It was fun to seek out the same views that Ted had photographed over 60 years ago. Here, a postcard in his scrapbook, of the quaint piazzetta in Capri:
And a photo I took last month:
Marina Grande, Capri
Maybe this is where Mariah Carey buys her bed linen? I saw a few photos of her in restaurant display cases enjoying her Capri vacation.
We made arrangements in port for someone to transfer our luggage right to our hotel. There is a funicular that takes people up to town but the line up would have taken hours. We chose to walk the winding steps up through the houses to the piazzetta (where we enjoyed a cappuccino) and then a further 15 minutes uphill to our hotel. In hindsight, it would have been much more economical to hire a taxi for 15 Euro up to the town and then drag our suitcases up to the hotel...we were billed 45 Euro for the luggage transfer despite the message on our reservation that said "call the hotel when you arrive to make arrangements for luggage transfer". Lesson learned: always verify what's included! The morning we left the island, we let our bags on wheels pull us down the path to the piazzetta, where we hopped on the funicular to take us down into the port.
Shortly after checking into our lovely hotel Villa Sarah, we were off on our first walk! The villa is located above town, so we'd already done most of the climbing and had a lovely stroll along the narrow passageways that function as roads in the Capri neighbourhoods. The only vehicular traffic are one- or two-seater electric carts.
Our walk took us quickly out of the houses and into the forests on limestone cliffs high above the sea. We chose a popular tourist route out to the famous Arco Natural, a limestone arch on the east coast of the island. The route from the Arco continues along the coast with spectacular views before curving back into town from Faraglioni, the southeast tip of the island.
This remote home, Villa Malaparte, was built in 1938 for Italian writer Curzio Malaparte. Location, location, location!! Accessible by foot from the piazzetta, or by sea via treacherous stairs.
Faraglioni, where you can rent a lounge chair and recline on the concrete beach between the limestone stacks.
Looking west along the southern coast of Capri, Marina Piccola is center, at the base of the sheer cliff.
The following day was our only full day on the island, so we chose to hike the west coast from the Faro di Punta Carena lighthouse up to the famed Grotta Azzura along the Sentiero dei Fortnini (a path that takes you through three forts build by the British around 1800. The path is very exposed and rugged in places along the rocky coastline, but hikers are cleverly distracted by handpainted tile signs grouted into the rock every 150 m, or so. These tiles are bilingual Italian-English and define the local flora and fauna in the most poetic way possible, relating flower names and scents to the Greek Gods and their lovers.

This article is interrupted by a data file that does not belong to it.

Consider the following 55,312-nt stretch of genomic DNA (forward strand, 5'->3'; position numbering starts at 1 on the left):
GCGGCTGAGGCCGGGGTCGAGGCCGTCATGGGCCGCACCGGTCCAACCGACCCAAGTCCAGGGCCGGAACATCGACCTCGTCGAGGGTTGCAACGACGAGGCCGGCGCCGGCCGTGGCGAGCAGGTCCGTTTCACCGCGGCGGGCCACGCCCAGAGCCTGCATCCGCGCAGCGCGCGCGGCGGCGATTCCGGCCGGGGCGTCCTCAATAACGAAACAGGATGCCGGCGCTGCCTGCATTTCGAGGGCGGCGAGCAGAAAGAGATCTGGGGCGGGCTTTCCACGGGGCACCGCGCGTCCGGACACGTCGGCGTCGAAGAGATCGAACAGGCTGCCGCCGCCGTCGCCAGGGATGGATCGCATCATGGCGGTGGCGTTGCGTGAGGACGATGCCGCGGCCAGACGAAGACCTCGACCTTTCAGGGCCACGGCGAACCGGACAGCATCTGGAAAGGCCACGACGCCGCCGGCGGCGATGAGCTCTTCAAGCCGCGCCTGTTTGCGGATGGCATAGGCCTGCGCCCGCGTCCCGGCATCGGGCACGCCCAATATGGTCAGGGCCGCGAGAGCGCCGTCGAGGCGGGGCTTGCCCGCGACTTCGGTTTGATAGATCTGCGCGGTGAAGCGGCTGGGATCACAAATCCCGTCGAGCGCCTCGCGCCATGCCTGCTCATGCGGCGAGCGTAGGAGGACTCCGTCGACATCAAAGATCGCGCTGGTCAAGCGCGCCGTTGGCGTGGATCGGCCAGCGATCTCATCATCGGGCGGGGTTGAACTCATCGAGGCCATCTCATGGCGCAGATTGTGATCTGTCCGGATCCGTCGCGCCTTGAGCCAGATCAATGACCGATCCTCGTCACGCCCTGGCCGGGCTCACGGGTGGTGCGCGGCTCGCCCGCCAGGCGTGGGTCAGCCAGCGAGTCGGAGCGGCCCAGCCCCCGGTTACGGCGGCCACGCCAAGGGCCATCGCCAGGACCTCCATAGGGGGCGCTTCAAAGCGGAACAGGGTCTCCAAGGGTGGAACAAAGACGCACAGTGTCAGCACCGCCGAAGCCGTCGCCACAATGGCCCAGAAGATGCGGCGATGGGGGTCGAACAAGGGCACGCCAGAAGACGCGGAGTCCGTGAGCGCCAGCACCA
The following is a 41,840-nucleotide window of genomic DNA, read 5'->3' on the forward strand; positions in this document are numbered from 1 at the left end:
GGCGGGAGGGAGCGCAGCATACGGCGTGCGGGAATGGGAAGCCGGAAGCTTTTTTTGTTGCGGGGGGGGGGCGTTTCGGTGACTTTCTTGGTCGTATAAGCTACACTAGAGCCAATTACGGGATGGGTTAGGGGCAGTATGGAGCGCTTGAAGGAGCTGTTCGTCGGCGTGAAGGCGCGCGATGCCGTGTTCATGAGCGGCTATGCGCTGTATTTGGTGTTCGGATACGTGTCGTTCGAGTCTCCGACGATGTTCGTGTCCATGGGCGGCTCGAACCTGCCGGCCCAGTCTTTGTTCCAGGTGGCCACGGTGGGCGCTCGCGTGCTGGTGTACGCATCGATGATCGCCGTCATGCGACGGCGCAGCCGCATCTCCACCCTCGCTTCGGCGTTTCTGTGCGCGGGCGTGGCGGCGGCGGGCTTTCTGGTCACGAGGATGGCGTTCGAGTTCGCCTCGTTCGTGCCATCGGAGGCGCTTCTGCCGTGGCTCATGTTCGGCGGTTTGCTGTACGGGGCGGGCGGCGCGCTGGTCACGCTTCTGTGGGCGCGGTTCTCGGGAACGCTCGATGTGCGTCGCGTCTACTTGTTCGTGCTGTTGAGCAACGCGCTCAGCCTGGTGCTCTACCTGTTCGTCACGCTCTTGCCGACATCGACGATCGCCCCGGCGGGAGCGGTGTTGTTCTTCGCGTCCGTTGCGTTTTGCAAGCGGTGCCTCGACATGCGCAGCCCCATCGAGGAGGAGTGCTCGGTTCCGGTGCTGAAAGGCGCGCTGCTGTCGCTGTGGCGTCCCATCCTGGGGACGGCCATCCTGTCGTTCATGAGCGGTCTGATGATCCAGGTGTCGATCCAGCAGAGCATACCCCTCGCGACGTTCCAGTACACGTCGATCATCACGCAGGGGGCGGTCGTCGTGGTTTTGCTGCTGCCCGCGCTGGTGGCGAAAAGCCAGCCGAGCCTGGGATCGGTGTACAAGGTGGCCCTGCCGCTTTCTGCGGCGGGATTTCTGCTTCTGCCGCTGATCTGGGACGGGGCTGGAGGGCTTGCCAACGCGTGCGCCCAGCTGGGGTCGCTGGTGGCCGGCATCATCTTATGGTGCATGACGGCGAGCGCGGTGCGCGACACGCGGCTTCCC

The trail begins here, at a tiny day resort beside the lighthouse - we reached the trail head by bus from Capri town, via Anacapri.
Here, you see the exposed stairs. This section of trail was not for vertigo sufferers!
Check out this villa with enormous (empty) swimming pool. The property looked abandoned, but it could be the owners had just closed it for the winter season.
I'm a sucker for a great mailbox
Our 3-hour trek ended at the Grotta Azzura - and a remarkable scene. Several Instagram friends following our trip had suggested we visit this spot and even take a swim in the grotta (a cavern at sea level accessible by a very small hole that only a tiny rowboat can fit through when the waves subside). Arriving at the top of the cliff, we looked down to see this:
Numbered rowboat guys picking up people from tourist boats to take them into the Grotta once they had passed by the floating office (striped canopy) to pay their 13 Euros each. The oarsmen then row up to the entrance, where they instruct everyone to lie down and they wait for the right moment in the swell before grabbing a chain on the wall and pulling the boat through.
It was an overcast day, so we didn't really get to see the incredible glowing blue (azure) sea that people talk about, but it was a pretty fun thing to do. Once inside, the oarsmen break into song, thinking to increase their tips by creating a lovely feeling of romantica with the echoing strains of O Sole Mio. Ha! I mostly had a view of our oarsman's butt.
It was pitch black in there, so I couldn't make any setting adjustments on my Nikon. Sadly, this is all I've got for you from the inside!
I'll leave you with a few more shots from Capri. In reading Ted's memoirs and looking through scrap books before our trip, there were several snapshots of he and friends enjoying drinks at "Number Two". Well, it appears the club is still there, however it doesn't open until 1:00 a.m. so we didn't have a chance to check it out. We had fun finding the front door, though!
The view west to Faraglioni from Marina Piccola
An early morning shot of Capri town from the Funicular station patio
The main ferry jetty at Marina Grande, where we departed for Naples
My fabulous travel companion and husband of 20 years, on the ferry to begin our journey home.
Bye bye Capri!
I think I'll do one more post from the trip with some more shots from the Amalfi coast, including a couple of beach days and a visit to the Roman ruins of Herculaneum. All of my photos will be on Flickr, I just haven't made them public yet as I'd like to properly label everything first. I'll be back with more Italy next week!